TFI Statement on Congressional Deal to Avoid Rail Carrier Strike

Web AdminFlorida Grower

ARLINGTON, VA – The Fertilizer Institute (TFI) applauded Congress for taking action to avert an economically devastating rail strike.

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Corey Rosenbusch

“TFI thanks Congress for its swift work this week to implement the September Tentative Agreements (TAs) reached by rail carriers and union leadership to avert a rail strike that would have severely disrupted delivery of fertilizer to farmers as well as hurting domestic production,” said TFI President and CEO Corey Rosenbusch. “TFI is also appreciative of the Biden Administration’s leadership as this challenging situation took bipartisan efforts on all sides and every level of our government to make it happen. It is encouraging to see members of both parties working together, and this is good news for our nation as we approach the 118th Congress.”

The U.S. House of Representatives on Wednesday voted on two resolutions; one to implement Tentative Agreements (TAs) that were agreed to in September by the rail carriers and labor union leadership, the second to add seven additional paid sick days to rank and file rail workers. Both resolutions passed the House. The Senate voted on both resolutions on Thursday, as well as a third that would have extended the negotiations. Of the three resolutions, the Senate passed only the resolution to implement the September TAs, which should now head to the President Biden for his signature.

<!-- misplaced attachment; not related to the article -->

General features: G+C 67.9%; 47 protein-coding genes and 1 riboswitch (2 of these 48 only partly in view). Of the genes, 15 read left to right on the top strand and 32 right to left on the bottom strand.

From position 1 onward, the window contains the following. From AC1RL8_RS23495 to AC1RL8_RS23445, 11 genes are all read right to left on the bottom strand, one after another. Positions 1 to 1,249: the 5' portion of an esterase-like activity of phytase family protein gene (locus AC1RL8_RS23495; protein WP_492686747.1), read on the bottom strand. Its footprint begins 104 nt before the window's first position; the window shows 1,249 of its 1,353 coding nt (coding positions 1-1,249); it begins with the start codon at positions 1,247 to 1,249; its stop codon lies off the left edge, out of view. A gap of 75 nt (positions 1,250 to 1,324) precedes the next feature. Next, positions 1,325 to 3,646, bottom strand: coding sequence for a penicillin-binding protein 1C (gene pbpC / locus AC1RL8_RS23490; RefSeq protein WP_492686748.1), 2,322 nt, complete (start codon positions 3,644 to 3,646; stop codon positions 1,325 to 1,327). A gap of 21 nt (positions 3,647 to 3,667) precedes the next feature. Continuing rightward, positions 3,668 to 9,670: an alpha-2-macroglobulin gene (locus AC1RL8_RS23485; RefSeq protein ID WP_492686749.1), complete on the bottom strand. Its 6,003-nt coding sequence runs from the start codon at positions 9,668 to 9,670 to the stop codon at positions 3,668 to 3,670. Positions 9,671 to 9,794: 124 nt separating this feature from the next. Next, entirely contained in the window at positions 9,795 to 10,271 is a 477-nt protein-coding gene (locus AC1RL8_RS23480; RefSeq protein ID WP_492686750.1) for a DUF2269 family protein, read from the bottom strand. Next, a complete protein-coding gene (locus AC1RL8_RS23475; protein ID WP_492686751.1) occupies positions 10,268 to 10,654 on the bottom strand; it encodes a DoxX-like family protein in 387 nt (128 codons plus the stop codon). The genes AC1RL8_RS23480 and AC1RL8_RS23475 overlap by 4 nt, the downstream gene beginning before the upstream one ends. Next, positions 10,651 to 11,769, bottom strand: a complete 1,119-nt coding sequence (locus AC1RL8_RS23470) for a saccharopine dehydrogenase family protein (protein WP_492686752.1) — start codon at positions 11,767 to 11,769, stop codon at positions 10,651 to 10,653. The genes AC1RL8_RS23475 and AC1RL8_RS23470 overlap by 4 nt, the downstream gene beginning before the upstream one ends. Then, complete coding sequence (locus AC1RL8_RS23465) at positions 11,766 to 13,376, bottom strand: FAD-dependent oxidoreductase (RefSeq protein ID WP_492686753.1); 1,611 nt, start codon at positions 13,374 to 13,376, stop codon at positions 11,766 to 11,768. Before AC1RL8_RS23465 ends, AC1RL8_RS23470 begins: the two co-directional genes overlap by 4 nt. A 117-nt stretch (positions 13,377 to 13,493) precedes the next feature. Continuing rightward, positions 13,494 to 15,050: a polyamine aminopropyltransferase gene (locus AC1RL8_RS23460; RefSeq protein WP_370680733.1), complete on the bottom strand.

“There was an industry-wide sigh of relief today after both Congressional chambers voted in favor of implementing the September TAs,” Rosenbusch continued. “Rail is critical to the movement of fertilizer year-round. Averting embargoes and production delays were crucial to not only ensuring we’re able to provide the fertilizers our nation’s farmers need, but also avoiding additional disruptions to a global market already constrained by geopolitical events and volatile energy prices.”

The Congressional action to ensure the domestic rail network remains operational ends months of uncertainty for the fertilizer industry and other industries heavily dependent on rail. “Our members can now get back to doing what they do best,” Rosenbusch concluded. “And that’s producing and shipping fertilizers to the farmers across the country that grow the food, fuel and fiber that we all need. Today is a victory for food security, both in the U.S. and around the world.”

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